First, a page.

Immigration and the Canadian Example03 Aug 2010
Canada appears to have weathered the worldwide economic storm better than most, including the United States, according to a recent article in the Portland Press Herald, of Maine. (See U.S. Might Learn from Canada’s Rebound, by Don Lee, Portland Press Herald, 18.Jul.2010.) Along with careful avoidance of overspending and risky financial deals, and fiscal restraint on both the national and household level, the Portland Press Herald article cites Canada’s immigration policy as a leading contributor to its success in uncertain times. While America is locked in mortal combat over immigration policy, the article says, “Canadians have united behind a policy that emphasizes opening the door to tens of thousands of skilled professionals, entrepreneurs, and other productive workers who have played an important role in strengthening the Canadian economy.”
Bart van Ark, chief economist at the Conference Board in New York, told the Portland Press Herald that American businesses are learning from Canada’s example, because, “In a nutshell, Canada has been very pragmatic in dealing with the economy.” Canadian immigration policy is a clear example of this pragmatism, according to Don Lee of the Portland Press Herald, noting that Canada strongly prefers to admit economic immigrants – “skilled workers, entrepreneurs and investors” – while most immigrants to America are family-sponsored, with “only about 1 in 7 […] admitted based on employment preferences.”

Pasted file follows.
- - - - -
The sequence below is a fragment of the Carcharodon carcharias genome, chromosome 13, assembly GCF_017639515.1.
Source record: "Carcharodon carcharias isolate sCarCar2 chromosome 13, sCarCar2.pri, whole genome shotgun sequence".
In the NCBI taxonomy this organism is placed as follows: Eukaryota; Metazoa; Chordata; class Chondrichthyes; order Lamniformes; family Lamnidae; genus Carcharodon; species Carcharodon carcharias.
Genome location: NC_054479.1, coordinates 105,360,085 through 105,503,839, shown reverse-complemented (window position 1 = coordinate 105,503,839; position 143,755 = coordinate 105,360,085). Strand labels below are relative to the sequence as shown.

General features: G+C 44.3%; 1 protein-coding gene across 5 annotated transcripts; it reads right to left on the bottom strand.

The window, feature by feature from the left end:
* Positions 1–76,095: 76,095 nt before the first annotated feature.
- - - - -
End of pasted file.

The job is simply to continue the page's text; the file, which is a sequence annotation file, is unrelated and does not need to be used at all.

The article does point out that Canada’s situation is different from the United States; the U.S. has an enormous problem with illegal immigration, while Canada’s small population and low birthrate make immigration relatively unproblematic there. The U.S. already has a sizable population of immigrants who want to bring their family members in, Lee points out, which may give the U.S. less freedom to emphasize economics over family ties.
The constant concern with illegal immigration in the United States “sucks all the oxygen from the debate,” according to Migration Policy Institute President, Demetrios Papademetriou, who is quoted in the article. This gives short shrift to economic concerns, Papademetriou told the Portland Press Herald, when there should be greater emphasis on recruiting immigrants with advanced degrees and high-value job skills – key factors in maintaining economic competitiveness.
The Canadian system certainly provides food for thought, imposing a kind of market discipline on the immigration system. That said, we need to be cognizant of the differences in our two societies, and we should carefully consider the need to maintain a robust program of family-based immigration alongside a stronger, more efficient employment-based system that provides for our economic needs. It’s difficult to get the balance right, but well worth learning how other successful countries do it.